Beating the Heat (and my feet)

Saturday was my second 5K race, this time in sunny Richmond. I finished Couch to 5K in early May just in time to have my first 5K on my 35th birthday (May 20). But as I've been reading from others, once you can run a 5K it's a little tough to know what to do next. Some try to increase distance. Some try to increase speed. Some try to do both so that they get a more intense workout. But I decided to decrease footwear.

Instead of my next run after my inaugural 5K being 3.2 miles or so, it was a measly mile. But it was a mile without shoes. Several things came of this. First, I learned that I'm still pushing off with my feet a bit, though only on the right side (as was evidenced by a blister forming on only one foot). But more importantly, I learned that if I use the right form, I'm faster, stronger and significantly happier! All those sounded like good reasons to stick with it.

This entire month I've worn nothing but my huaraches sandals to work and around town. And whenever possible I've been dumping them in favor of going barefoot. All that has been great. It's nice that it's warm outside so I don't have to worry about getting "cold feet" in this new endeavor. And all my workouts on the treadmill have been barefoot. They've been ridiculously short as I work on toughening up my feet, but they've been pain free and I'm still breaking a sweat.

Fast forward to this Saturday, though, when I wasn't sure what to do about the race. I was up to running 1.5 miles or so barefoot but that was all on the treadmill which is an extremely controlled environment. I wasn't quite ready for downtown Richmond, particularly considering when we parked that morning for the race I opened the car door to an entire chicken wing dinner discarded in the street at my feet.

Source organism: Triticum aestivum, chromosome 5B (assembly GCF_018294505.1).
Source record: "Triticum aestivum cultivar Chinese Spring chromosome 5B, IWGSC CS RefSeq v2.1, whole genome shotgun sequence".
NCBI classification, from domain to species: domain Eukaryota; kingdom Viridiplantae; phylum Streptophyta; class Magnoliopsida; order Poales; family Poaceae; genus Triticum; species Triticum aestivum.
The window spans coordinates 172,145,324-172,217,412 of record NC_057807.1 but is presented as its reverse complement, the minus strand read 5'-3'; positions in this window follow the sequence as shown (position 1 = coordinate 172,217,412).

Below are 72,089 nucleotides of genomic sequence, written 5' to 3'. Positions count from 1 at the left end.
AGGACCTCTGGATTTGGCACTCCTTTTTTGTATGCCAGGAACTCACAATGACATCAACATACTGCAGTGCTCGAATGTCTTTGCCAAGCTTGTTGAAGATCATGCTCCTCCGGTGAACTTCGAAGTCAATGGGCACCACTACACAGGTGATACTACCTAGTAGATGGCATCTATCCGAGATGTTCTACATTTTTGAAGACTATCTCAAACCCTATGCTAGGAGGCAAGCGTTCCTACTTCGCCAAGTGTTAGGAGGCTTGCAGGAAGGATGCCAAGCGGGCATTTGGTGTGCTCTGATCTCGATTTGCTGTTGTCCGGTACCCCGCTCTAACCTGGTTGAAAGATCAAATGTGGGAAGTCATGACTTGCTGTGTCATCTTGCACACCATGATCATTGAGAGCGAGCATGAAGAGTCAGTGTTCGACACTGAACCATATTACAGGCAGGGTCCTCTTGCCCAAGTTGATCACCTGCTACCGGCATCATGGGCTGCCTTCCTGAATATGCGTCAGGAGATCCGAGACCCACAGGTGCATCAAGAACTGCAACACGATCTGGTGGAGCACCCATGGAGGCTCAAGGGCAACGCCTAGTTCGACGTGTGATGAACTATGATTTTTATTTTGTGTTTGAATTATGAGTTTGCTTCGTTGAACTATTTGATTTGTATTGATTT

I brought the huaraches and my Vibram Bikilas. My feet felt good in the sandals while we wandered around the starting area. I foolishly thought I would be fine in them given I'd been walking in them exclusively for the last two weeks. Nope!

Mr. Smith had registered for the race with me and when they sounded the siren to start, we headed off together. Mr. Smith is already much faster than I am, talking about how he's working on getting under a 9 minute mile, but he kept pace with me as we both ran down the hill and around the first corner. At that point, I had already realized the error of my ways, but it was too late to turn back. My sandals were too loose for running so they shifted from left to right under the ball of my foot. The cord between my toes would shift so that it would actually be under the ball of my foot as I landed. This was not part of the plan.

I made it maybe the first 3/4 of a mile before I had to walk. Surprisingly, Mr. Smith walked with me. We talked about my shoes and his shoes and races. After a bit I thought I was ready to try running again. We took off, but it was the same problem all over again. I could keep the sandal stable but only by curling my toes, which is the exact opposite of good form.